Reviewers exhaust superlatives when it comes to the science fiction of Peter F. Hamilton. His complex and engaging novels, which span thousands of years–and light-years–are as intellectually stimulating as they are emotionally fulfilling. Now, with The Dreaming Void, the eagerly awaited first volume in a new trilogy set in the same far-future as his acclaimed Commonwealth saga, Hamilton has created his most ambitious and gripping space epic yet.
The year is 3589, fifteen hundred years after Commonwealth forces barely staved off human extinction in a war against the alien Prime. Now an even greater danger has surfaced: a threat to the existence of the universe itself.
At the very heart of the galaxy is the Void, a self-contained microuniverse that cannot be breached, cannot be destroyed, and cannot be stopped as it steadily expands in all directions, consuming everything in its path: planets, stars, civilizations. The Void has existed for untold millions of years. Even the oldest and most technologically advanced of the galaxy’s sentient races, the Raiel, do not know its origin, its makers, or its purpose.
But then Inigo, an astrophysicist studying the Void, begins dreaming of human beings who live within it. Inigo’s dreams reveal a world in which thoughts become actions and dreams become reality. Inside the Void, Inigo sees paradise. Thanks to the gaiafield, a neural entanglement wired into most humans, Inigo’s dreams are shared by hundreds of millions–and a religion, the Living Dream, is born, with Inigo as its prophet. But then he vanishes.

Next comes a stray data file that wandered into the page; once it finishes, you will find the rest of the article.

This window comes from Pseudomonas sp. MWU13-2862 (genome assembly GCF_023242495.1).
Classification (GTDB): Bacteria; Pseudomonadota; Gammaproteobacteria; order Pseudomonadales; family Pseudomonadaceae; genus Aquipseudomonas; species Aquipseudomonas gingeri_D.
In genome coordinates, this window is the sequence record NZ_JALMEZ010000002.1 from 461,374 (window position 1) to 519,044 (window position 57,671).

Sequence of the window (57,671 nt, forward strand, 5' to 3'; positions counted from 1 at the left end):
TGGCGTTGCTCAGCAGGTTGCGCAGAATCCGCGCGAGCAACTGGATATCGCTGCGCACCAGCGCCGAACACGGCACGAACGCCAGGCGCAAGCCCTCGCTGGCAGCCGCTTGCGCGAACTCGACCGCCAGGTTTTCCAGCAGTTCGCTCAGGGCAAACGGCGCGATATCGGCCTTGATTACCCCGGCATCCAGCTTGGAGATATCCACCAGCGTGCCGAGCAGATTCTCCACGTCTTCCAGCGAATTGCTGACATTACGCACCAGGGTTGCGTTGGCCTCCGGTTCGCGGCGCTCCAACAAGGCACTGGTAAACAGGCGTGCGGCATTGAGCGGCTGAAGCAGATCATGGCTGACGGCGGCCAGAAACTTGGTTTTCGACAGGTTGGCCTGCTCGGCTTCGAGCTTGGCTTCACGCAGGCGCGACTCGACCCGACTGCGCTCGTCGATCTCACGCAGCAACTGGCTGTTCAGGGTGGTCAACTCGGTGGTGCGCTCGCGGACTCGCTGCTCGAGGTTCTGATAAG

Suddenly there is a new wave of dreams. Dreams broadcast by an unknown Second Dreamer serve as the inspiration for a massive Pilgrimage into the Void. But there is a chance that by attempting to enter the Void, the pilgrims will trigger a catastrophic expansion, an accelerated devourment phase that will swallow up thousands of worlds.
And thus begins a desperate race to find Inigo and the mysterious Second Dreamer. Some seek to prevent the Pilgrimage; others to speed its progress–while within the Void, a supreme entity has turned its gaze, for the first time, outward. . . .From the Hardcover edition.
Praise for Peter F. Hamilton
“An interstellar suspense thriller . . . sweeping in scope and emotional range.”
–San Antonio Express-News
“Bristles with the energy of golden age SF, but the style and characterizations are polished and modern.”
“Richly satisfying . . . wonderfully imagined.”
–Publishers Weekly (starred review)
“You’re in for quite a ride.”
–The Santa Fe New Mexican
“Should be high on everyone’s reading list . . . You won’t be able to put it down.”
–Nancy Pearl, National Public Radio
“An imaginative and stunning tale of the perfect future threatened . . . a book of epic proportions not unlike Frank Herbert’s Dune or Isaac Asimov’s Foundation trilogy.”
“Recommended . . . A large cast of characters, each with his own story, brings depth and variety to this far-future saga.”
“Complex and engaging.”
From the Hardcover edition.